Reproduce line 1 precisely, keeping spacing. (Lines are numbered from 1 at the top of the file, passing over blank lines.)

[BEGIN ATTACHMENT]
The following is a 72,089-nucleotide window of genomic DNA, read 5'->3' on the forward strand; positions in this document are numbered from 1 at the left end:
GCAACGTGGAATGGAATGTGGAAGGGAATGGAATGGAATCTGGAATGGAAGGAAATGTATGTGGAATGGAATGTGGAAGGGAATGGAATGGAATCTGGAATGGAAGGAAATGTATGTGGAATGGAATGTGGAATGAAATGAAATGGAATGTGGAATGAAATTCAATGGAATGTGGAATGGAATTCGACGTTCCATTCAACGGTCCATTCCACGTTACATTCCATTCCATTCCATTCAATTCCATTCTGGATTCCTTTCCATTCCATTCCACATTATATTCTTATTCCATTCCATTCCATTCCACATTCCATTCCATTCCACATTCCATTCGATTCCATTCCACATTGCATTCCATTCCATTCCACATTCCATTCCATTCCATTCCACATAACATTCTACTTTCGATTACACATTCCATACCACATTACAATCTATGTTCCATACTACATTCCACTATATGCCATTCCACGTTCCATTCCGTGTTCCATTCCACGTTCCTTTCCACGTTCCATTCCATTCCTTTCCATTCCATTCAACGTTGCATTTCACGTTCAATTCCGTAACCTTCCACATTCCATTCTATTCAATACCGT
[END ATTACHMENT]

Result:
The following is a 72,089-nucleotide window of genomic DNA, read 5'->3' on the forward strand; positions in this document are numbered from 1 at the left end: